By Popular Demand, the Definitive Rush-Rand Paul Interview

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Column is filed. And as promised, I have marshaled my investigative reporting skills to unlock the mystery of why Rush went after Kentucky GOP Senate candidate and 47-year-old Rush fan Rand Paul. (Paul's feelings about this will remain a mystery for now--his campaign didn't return my calls.)

Yesterday, I had the pleasure of speaking with Rush's lawyer, Bob Farmer, an extraordinarily cheerful guy who does a lot to knock down the stereotypes about lawyers. Or maybe Canadian lawyers are just friendlier about suing people. Either way, Bob answered all my questions, and even helped point me to a place where I found period-appropriate three-quarter-sleeved Rush t-shirts like I used to wear in high school. (I'm buying this sweet Grace Under Pressure one and expensing it to The Atlantic. Shhh.) Here's an edited transcript of our interview:

Me: So what contact have you had with the Rand Paul campaign about Rush's music?

Bob Farmer: I got David Adams's phone number--he's Paul's former campaign manager--it was a day before he got fired. I called the number and said "Hi, it's Bob Farmer, I'm a lawyer for Rush." And he said, "Oh, we're big Rush fans! We're driving down the interstate." I listened, you know, but there was no Rush on in the background!

Think they were lying?

I don't know. The strangest thing about this story is not so much that they used the music, [it's that] they've never gotten back to me! They haven't called me! They haven't said a word. Apparently Rand Paul has gone to ground, you can't find him!

I couldn't get a call back...

Yeah, I know. Defending BP was the last anybody heard from him.

Well, my part of the story is I was there on election night, and all of the sudden Rush comes on, blasting. I've been to a million campaign rallies, and you hear John Fogerty a lot and that boot-in-your-ass country guy, but never Rush. It was so unexpected. So I tweeted it, and then [I go onto to explain...] Anyway, I got lots of comments from people who wanted to know further details. Specifically, what was Rush's problem with Rand Paul? Was it copyright? Was it politics? I promised my commenters I'd ask.

Well, it's copyright and trademark. You just saw him at the election night rally, but there was, for awhile--I'm happy to send you a copy of the letter [pdf] I sent them. They were using "Tom Sawyer" to raise money and that sort of thing. When was the last time you saw Rush endorse something? Anything?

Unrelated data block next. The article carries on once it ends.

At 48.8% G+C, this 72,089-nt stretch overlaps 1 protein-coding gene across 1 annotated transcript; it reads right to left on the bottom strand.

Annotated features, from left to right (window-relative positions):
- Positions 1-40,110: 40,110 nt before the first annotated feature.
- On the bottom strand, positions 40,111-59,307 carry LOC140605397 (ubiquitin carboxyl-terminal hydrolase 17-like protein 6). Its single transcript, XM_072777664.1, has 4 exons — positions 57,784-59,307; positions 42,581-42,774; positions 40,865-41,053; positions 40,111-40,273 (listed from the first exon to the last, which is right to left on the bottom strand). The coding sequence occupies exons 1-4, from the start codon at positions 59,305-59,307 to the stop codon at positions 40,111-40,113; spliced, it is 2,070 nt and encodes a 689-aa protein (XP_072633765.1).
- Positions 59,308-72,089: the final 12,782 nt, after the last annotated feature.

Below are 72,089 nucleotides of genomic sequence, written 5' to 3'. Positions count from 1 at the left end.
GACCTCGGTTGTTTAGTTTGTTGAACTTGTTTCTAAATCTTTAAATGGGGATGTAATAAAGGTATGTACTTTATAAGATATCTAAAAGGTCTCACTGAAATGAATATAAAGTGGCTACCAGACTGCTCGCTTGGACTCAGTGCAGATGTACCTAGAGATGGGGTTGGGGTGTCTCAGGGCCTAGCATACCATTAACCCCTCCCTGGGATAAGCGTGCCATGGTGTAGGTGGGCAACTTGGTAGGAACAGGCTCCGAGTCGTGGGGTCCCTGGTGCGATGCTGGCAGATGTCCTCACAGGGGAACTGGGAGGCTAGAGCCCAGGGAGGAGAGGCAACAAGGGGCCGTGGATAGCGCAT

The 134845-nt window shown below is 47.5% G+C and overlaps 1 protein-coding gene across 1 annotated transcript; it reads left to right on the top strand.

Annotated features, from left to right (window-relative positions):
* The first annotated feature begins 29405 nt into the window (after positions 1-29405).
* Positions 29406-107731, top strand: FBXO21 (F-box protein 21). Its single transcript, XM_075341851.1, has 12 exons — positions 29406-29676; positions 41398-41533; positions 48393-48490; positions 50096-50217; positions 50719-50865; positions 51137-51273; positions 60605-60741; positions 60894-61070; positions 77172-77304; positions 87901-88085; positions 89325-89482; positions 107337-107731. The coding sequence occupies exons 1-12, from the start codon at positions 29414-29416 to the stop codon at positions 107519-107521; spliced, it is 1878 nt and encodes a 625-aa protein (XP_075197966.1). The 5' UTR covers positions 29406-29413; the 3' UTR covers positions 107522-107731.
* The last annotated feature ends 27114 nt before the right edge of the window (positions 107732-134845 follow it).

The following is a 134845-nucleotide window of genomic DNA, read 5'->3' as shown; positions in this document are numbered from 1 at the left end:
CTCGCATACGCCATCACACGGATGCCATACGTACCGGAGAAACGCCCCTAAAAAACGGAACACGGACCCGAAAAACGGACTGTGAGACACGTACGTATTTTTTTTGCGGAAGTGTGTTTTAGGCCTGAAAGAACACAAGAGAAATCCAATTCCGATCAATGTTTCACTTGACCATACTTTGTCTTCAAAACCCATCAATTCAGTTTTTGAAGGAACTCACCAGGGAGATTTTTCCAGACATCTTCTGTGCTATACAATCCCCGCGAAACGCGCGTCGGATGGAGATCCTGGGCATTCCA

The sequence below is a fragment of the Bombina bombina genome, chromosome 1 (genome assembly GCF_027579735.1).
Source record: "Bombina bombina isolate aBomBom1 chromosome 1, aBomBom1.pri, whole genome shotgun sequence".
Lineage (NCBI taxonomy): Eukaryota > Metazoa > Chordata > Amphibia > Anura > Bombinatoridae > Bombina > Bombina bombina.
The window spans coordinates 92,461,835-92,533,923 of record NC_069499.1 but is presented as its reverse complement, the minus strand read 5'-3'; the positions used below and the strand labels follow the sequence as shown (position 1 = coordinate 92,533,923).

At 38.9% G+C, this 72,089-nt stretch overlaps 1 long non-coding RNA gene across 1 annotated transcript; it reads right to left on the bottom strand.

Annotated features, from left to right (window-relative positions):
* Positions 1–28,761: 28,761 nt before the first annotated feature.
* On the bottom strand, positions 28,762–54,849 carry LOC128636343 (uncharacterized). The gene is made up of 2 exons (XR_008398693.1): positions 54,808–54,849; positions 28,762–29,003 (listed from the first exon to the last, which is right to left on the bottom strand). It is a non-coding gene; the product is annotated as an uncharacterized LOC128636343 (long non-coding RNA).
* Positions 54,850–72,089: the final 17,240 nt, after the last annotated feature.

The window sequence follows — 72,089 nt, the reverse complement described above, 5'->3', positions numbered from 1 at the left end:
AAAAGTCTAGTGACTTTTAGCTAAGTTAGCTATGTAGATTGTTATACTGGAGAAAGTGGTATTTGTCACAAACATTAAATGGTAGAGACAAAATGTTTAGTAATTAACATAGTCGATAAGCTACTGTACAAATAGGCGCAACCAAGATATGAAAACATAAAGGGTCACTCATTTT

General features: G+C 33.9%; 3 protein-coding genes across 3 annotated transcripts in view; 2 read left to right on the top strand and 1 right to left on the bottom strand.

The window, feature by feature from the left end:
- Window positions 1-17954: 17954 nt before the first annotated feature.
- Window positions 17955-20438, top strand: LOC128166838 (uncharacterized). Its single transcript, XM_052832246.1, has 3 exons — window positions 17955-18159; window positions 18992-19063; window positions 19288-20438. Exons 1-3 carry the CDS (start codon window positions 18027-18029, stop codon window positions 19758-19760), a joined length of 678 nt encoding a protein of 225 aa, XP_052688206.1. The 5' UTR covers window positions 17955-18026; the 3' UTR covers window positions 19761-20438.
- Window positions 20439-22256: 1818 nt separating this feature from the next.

Well, I'm not Canadian. But there's a difference between actively endorsing a candidate and passively allowing your music to be played, isn't there? Or is that not a distinction you guys make?

As you probably know, Rush controls its music very tightly. This was simply a copyright thing. I mean, first of all, they're Canadians, what do they know about American politics? They can't vote down there. The other problem was, Rand Paul was quoting the Rush lyrics in his campaign speeches--

What? Really?

--Yeah, because he found some kind of convergence or something between whatever it is he believes--I really don't know his politics--and these Rush songs. Well, you know, he probably thinks "American Pie" is about food! [Laughs heartily] You can't control what people think your music is about. So to us this is simply a copyright issue.

I'll take your word on that, but ordinarily what you see in American politics is a conservative politician like Reagan who takes a shine to the music of a liberal like Bruce Springsteen, and so there are clear political conflicts between artist and politicians. But according to Rush fans and my commenters--not sure it's 100 percent accurate--Rush as a band had an interest in libertarianism and Ayn Rand.

Well, again, this goes back to interpreting music in different ways. There's no way you can make a conclusion about various things. It's a simple issue, and, for me, a legal issue: he's using the music in ways that are illegal.

But on the question of politics, I don't think I've encountered a politician as libertarian as Rand Paul or a band that had any libertarian interests the way Rush seems to have. So it's  striking to me that in this case of libertarian convergence there's this animosity. Does Rush consider themselves libertarians, or did they back when they did those albums?

I have no idea.

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Joshua Green is a former senior editor at The Atlantic.

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